California’s Top 10 Environmental Disasters Featuring Erin Brockovich

(EnviroNews California) – Los Angeles – While speaking with Erin Brockovich, the topic of the worst environmental disasters in California history came up.

The following list of the top 10 man-made environmental disasters that California has experienced contains some disturbing information about what the government and corporations have done — and not done — when it comes to nuclear waste disposal, dried-up lakes, fossil fuel leaks, pesticide spills and more.

This top 10 list is by no means exhaustive and focuses on disasters that have been largely ignored — both by the mainstream media and the government that is supposed to be protecting people from the ravages of environmental degradation and the corporations responsible for them. Some of those disasters were even the blatant result of government negligence and/or ignorance.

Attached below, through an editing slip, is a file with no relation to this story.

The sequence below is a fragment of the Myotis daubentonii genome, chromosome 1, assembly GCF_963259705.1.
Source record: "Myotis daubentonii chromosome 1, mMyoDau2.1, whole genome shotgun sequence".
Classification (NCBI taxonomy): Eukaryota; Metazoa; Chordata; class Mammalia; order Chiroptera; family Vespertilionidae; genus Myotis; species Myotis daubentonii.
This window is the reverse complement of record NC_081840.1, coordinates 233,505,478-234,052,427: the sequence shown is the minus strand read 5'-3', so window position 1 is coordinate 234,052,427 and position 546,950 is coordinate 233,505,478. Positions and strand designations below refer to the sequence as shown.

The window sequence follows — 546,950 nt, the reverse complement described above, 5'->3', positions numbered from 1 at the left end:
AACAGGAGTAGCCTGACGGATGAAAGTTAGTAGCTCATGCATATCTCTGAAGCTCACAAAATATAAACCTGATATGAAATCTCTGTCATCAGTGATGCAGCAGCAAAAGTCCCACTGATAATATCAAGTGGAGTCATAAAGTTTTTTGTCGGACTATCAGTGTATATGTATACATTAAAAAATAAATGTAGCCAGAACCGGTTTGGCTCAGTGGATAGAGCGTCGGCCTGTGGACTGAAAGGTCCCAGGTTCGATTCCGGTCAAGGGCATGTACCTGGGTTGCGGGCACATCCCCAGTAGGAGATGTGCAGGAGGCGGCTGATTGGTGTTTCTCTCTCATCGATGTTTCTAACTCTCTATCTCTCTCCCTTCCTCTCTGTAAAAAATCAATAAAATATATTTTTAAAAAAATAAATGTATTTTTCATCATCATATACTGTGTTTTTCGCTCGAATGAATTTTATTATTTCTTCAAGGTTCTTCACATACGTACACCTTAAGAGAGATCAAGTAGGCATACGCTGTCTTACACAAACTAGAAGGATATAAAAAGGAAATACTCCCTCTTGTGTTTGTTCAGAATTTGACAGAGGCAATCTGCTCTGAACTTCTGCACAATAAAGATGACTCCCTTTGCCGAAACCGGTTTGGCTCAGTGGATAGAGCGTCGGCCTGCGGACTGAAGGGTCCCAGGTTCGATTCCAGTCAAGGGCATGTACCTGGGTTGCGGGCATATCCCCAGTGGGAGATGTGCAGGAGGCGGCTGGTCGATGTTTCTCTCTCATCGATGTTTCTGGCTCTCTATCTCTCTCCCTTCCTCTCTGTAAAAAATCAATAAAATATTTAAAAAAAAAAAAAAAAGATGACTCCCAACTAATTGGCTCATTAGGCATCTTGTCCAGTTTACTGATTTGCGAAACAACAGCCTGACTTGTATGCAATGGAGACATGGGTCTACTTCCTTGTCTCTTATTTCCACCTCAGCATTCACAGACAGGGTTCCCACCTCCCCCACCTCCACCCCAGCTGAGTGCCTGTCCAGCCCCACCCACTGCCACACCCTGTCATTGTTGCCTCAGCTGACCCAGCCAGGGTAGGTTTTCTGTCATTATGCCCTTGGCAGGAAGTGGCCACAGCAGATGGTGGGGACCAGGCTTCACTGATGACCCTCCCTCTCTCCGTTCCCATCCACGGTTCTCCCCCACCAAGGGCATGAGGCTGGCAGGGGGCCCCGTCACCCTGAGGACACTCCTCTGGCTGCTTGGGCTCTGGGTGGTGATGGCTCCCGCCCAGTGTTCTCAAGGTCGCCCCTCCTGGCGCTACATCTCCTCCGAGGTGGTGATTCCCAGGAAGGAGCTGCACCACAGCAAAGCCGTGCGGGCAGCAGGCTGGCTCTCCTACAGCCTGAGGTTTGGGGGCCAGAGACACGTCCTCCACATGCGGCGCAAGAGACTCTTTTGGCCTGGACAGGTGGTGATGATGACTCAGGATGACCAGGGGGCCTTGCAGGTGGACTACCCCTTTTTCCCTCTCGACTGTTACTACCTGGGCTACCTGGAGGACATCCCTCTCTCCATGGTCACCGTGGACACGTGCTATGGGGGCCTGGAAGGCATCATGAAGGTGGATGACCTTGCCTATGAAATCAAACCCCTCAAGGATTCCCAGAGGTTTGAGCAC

EnviroNews recognizes that the worst environmental disaster is the one that has personally affected you and your family, and this list is in no way meant to be the end-all treatise on the subject of California’s worst-ever disasters. If you have concerns when it comes to environmental issues, or if you have something that you would like to add or suggest to this conversation, please use the comment section below. All we ask is that everyone keep it civil.

Mono Lake Tufa - Photo by Flickr user Brian W. Tobin

Mono Lake Tufa – Photo by Flickr user Brian W. Tobin

Go to Mono Lake ranked #10 on our list.

California’s Top 10 Environmental Disasters Featuring Erin Brockovich

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2 Responses to “California’s Top 10 Environmental Disasters Featuring Erin Brockovich”

  1. sarah evanston
    March 24, 2014 at 2:54 am #

    That certainly was an enlightening video! It seems that California certainly has had it’s share of problems.

  2. jon terns
    March 24, 2014 at 10:54 pm #

    I just don’t understand how these types of things can happen over and over again! When will these companies learn that it only takes a second to promote safety, but generations to undo the effects of the disaster?

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